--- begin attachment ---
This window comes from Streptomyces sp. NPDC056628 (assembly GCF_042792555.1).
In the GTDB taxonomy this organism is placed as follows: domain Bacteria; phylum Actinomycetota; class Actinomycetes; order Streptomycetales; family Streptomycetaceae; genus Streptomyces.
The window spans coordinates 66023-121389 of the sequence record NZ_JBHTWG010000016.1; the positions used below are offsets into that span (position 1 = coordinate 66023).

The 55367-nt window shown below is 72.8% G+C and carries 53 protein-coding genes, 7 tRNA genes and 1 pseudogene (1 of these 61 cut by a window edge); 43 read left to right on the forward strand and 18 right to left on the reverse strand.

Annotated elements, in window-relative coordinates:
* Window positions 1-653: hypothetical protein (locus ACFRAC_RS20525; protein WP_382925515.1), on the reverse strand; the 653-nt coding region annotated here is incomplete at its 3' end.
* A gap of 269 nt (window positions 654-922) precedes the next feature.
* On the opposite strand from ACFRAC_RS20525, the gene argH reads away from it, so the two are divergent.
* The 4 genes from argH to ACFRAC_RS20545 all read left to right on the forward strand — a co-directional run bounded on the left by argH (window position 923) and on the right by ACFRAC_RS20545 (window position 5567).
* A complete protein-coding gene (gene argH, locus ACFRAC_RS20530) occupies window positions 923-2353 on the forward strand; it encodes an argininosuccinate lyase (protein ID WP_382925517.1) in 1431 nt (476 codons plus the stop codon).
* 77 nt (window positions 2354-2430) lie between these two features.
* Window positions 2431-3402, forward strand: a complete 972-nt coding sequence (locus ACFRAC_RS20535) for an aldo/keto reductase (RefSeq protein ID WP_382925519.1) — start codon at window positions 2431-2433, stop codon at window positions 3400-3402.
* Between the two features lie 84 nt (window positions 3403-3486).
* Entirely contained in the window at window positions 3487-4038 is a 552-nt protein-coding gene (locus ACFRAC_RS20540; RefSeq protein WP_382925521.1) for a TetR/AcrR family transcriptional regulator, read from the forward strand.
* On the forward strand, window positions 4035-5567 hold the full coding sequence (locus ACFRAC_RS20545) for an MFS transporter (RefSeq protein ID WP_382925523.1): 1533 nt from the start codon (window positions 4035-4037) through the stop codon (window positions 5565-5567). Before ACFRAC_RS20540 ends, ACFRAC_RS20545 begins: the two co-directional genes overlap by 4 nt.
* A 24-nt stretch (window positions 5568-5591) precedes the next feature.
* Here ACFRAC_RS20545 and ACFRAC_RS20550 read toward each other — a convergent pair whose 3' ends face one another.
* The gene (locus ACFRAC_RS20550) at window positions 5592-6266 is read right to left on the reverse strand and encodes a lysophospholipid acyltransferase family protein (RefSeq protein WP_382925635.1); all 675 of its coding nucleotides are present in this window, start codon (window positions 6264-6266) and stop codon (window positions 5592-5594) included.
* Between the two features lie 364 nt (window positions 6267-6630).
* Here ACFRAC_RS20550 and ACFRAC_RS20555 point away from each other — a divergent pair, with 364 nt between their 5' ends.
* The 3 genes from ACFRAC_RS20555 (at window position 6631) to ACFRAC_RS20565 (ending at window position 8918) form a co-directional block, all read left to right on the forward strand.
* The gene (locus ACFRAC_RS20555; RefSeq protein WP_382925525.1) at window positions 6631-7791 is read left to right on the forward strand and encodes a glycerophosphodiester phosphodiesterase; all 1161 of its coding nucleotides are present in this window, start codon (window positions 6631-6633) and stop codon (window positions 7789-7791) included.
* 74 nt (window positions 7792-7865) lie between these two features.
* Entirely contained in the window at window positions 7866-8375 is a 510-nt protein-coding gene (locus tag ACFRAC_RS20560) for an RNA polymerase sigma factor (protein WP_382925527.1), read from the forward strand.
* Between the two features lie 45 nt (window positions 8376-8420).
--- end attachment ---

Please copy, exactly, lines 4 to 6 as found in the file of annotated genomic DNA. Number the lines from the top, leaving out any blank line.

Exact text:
The 55367-nt window shown below is 72.8% G+C and carries 53 protein-coding genes, 7 tRNA genes and 1 pseudogene (1 of these 61 cut by a window edge); 43 read left to right on the forward strand and 18 right to left on the reverse strand.

Annotated elements, in window-relative coordinates:
* Window positions 1-653: hypothetical protein (locus ACFRAC_RS20525; protein WP_382925515.1), on the reverse strand; the 653-nt coding region annotated here is incomplete at its 3' end.